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Savitribai Phule turns 186 years old!

There was a time in India when the difficulties of women and the troubles and grievances they faced were ignored or even hardly identified. But Savitribai Phule and her husband fought back against the unfairness and prejudice of women. She is considered as "one of the first-generation modern Indian feminists." And we agree! She made sure that all women could have great opportunities too.

Born on 3rd January 1831, in Naigaon, Maharashtra, Savitribai Jyotirao Phule, was a social reformer and poet. She is known for her vital part in the struggle for women's rights in India during the time when the British were ruling us. She’s clearly a very brave woman who went against the stereotypes of women, even though some of it still prevails today, it has improved so much more since those days.

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Savitribai was born into a family of farmers. But her childhood was short lived when she was married off to 12-year-old Jyotirao Phule at only nine years old. At that time, we all know that the act of child marriage was common in the nineteenth century and since the death rate was high at the time, numerous young girls became widows before hitting puberty. Their lives hadn't even begun and they were facing difficulties already.

In those days widows were supposed to shave their heads, wear a plain red sari and live a life of simplicity. Savitribai was the one who took the stand to put an end to this preposterous practice and started a protest against the barbers to coax them into quit shaving the heads of the widows. Imagine if the practice still prevailed? All our beautiful locks!

She saw the predicament of ladies who were falling prey to exploitation and getting pregnant. It ended either in self-killing or killing the infant because of fear of expulsion by the society. To tend to such ladies she started a center for pregnant assault victims and gave help in giving birth to their babies. It was called "Balhatya Pratibandhak Griha" (Infanticide prohibition house).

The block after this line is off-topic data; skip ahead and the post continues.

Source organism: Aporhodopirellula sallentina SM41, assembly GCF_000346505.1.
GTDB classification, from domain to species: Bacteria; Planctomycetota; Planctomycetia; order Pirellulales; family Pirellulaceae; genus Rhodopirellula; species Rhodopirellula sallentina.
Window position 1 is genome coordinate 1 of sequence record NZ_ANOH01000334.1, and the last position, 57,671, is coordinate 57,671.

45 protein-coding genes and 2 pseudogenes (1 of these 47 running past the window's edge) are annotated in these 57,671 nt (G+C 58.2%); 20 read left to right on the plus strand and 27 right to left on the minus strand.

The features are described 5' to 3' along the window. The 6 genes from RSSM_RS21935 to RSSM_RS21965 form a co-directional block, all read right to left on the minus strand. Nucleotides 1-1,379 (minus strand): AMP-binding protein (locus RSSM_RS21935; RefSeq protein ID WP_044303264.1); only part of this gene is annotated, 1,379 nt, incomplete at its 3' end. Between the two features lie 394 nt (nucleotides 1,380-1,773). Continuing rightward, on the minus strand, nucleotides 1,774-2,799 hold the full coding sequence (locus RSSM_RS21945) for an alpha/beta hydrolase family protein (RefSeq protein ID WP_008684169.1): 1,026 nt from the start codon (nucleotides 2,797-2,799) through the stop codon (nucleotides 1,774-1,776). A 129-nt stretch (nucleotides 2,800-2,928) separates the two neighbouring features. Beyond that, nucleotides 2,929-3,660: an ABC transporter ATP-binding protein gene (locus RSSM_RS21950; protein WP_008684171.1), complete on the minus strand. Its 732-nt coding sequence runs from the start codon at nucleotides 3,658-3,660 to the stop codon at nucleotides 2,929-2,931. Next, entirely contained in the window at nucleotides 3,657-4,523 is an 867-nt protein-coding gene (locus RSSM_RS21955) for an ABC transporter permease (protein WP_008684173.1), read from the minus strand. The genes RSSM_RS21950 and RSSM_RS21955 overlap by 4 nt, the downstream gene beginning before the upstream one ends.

Apart from that she also attempted to nullify segregation and unjust treatment of people in terms of gender and caste. There was also a problem in the treatment of untouchables. So she built a well at her home in 1868 to provide drinking water to the people who were denied from using it by the upper caste.

In tribute Savitribai Phule, and her work and dedication, she was the subject for Google Doodle on Tuesday, 3rd January 2017. It was in the event of her 186th birthday. She was a very powerful and influential figure in regards to equal education and opportunities in India during the British colonization.

With the help of her husband, Jyotirao Phule they established the first women's school in Bhide Wada, Pune in 1848. And she was the first female teacher of that school and in India. The both of them also worked together to fight discrimination against caste identity, which was quite a harrowing practice by the orthodox classes of society in Pune and everywhere else around India during that time.

She had gone through a great deal of torment to achieve her beliefs like stones and cow dung being thrown her way. Every day she would endure abuse while she was on her way to the school she was teaching, wrote author Cynthia Stephen in the book 'A Forgotten Liberator: The Life and Struggle of Savitribai Phule'.

She went ahead to build shelter for widows in 1854 which she later improved in 1864 to cater needs of underprivileged and child brides who were thrown away by their families. She also played a crucial part in directing Satyashodhak Samaj, which was formed by her husband. Savitribai opened a center in 1897 for patients of the bubonic plague that spread throughout Maharashtra. She is said to have cared for the patients by herself, through which she had contracted the same and died.
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Sources: Facebook, BMS, Google Doodle

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